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Discussion in 'China and Eastern Asia' started by keny123, May 6, 2007.
Is there anyone want to study in china!
im currently studying medicine here in china and i am in my third year now.....what i feel is ....the clinical practice for students is not adequeate compared to India ....
I too would like to study in China, but I feel that is it a difficult process in terms of the logistics to work in the USA with a degree in medicine overseas. Any other degree is ok.
Yes, in fact I'm now.
Studying medicine in China is a new phenomenon. But I think it's worth to give it a try. Many professors are experienced, and what I like the most is the facility.
But, the main disadvantage is the language. You have to be able to speak fluent and understandable chinese in order to communicate with patients. That's quite a challenge, though.
Think about a program to study herbal medicine there
I agree. The biggest hindrance is the language. There are about half-a-dozen MBBS programs offered in English here in PR China, but the clincals which are conducted at local facilities (as opposed to foreign expat/international facilities) require a working knowledge of Mandarin. Added to that, not only does one need Mandarin but also medical terminology in Mandarin, which can be complicated by the language itself. Mandarin is a figurative language, compared with English which is very literal and descriptive. There are some areas of the English language that just cannot be translated into Mandarin.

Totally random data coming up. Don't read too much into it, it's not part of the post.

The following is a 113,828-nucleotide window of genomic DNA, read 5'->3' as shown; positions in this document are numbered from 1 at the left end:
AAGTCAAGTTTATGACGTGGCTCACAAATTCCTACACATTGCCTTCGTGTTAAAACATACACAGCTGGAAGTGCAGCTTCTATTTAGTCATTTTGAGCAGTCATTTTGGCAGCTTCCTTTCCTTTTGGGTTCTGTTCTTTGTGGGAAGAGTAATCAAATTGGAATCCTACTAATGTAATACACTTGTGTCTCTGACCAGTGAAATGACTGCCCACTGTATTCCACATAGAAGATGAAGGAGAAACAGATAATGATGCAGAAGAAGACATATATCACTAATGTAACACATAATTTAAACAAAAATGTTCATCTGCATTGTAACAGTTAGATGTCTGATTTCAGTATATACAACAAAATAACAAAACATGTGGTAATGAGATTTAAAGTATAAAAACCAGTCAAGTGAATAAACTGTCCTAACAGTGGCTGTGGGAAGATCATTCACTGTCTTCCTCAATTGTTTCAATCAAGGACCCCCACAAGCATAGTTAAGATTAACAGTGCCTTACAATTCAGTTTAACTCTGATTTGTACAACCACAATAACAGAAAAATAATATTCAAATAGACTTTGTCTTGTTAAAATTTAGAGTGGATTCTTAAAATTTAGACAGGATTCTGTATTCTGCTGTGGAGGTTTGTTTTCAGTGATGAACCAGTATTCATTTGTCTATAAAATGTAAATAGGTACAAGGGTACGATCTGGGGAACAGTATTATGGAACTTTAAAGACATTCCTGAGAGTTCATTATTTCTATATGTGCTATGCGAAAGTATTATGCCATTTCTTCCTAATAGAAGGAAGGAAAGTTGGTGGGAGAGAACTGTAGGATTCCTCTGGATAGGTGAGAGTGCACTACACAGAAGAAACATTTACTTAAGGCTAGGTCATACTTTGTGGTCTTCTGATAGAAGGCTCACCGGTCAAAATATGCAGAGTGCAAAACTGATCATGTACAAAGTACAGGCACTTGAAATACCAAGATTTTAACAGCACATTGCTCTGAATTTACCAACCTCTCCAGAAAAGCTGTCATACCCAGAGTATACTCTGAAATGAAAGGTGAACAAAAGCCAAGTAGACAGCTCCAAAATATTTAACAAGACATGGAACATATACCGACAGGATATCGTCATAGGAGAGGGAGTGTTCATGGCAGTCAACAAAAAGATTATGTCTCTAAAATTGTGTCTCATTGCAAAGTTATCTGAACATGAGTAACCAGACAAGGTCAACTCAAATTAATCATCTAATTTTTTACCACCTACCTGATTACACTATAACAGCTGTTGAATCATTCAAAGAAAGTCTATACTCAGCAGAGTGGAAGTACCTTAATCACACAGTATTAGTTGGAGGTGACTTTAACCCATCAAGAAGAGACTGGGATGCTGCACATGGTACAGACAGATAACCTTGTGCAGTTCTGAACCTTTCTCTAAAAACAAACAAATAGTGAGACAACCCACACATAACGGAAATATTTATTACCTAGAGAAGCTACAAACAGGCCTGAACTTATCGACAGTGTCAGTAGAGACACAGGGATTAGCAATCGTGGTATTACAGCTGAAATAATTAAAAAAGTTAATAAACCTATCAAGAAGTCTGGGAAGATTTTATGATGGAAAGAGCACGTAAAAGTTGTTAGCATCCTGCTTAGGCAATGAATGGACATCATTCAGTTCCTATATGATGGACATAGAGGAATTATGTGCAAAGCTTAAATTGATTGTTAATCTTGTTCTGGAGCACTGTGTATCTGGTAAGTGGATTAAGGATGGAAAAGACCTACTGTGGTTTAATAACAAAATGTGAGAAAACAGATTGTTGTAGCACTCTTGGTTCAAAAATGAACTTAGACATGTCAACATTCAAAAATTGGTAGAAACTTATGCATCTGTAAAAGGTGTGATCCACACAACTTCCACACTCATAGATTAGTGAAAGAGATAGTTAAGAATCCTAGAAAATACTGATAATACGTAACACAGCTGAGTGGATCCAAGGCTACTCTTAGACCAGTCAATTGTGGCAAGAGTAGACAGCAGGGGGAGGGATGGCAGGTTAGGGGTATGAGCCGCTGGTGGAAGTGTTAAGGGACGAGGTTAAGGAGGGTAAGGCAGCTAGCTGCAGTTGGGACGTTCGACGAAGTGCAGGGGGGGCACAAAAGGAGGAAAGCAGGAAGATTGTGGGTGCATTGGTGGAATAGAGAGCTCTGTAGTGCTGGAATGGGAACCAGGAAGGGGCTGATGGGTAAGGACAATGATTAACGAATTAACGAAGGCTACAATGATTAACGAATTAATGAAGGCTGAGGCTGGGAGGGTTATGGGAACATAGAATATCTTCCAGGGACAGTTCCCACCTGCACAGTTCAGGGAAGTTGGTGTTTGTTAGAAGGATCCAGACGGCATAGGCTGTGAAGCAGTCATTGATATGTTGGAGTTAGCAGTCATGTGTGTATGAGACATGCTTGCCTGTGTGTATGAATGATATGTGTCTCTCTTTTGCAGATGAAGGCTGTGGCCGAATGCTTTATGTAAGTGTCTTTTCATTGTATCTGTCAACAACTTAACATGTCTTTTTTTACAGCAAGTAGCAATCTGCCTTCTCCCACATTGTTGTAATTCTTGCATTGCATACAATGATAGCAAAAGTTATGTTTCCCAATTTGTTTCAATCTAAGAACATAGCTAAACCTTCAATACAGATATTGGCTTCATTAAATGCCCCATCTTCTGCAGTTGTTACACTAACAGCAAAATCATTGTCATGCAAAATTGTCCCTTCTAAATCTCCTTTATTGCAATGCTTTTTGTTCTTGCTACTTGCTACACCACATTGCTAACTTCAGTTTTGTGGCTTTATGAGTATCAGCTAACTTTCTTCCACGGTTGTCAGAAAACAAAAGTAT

On the positive side, the course fees are much lower for full-fee paying international medical students. In certain clinical areas students are possibly exposed to more clinical experience (e.g. surgical rota) just by the share volume of numbers. The volumes of turnover of patients is high... because there are so many Chinese patients... which can itself complicate things as some Chinese are illiterate, or only speak their dialect, or can't understand complicated Mandarin etc.
Another issue I think is that one has to learn verbatim. There's little application or extension of concepts beyond what's being learnt. One must grasp just what is being taught, like route learning/memorisation without a broad application and integration of the concepts like in problem based learning (PBL) etc.
Just my kuais worth...
Yes! I'm moving to China for medical school in the Fall. Anyone else?
I'm a Canadian student whose is seeking for MD programs taught in English in mainland China. I'm not sure if anyone has gone through this route before? I mean getting successfully matched after coming back to either USA or Canada?
Please recommend a good medical school!
Thanks a bunch!
I think better not study in china, if u don't want to pay much attantion to chinese language. There r many indian people study in my school, some of them r friends of mine. they thought they have problem in the intern, cuz the language, most time the patient can't speak english well, some teachers(actually doctor who contral the inern) can't speak english well too. so most time people don't wanna the indian students try the most important part of the intern...but if u can study chinese well, it will be no problem...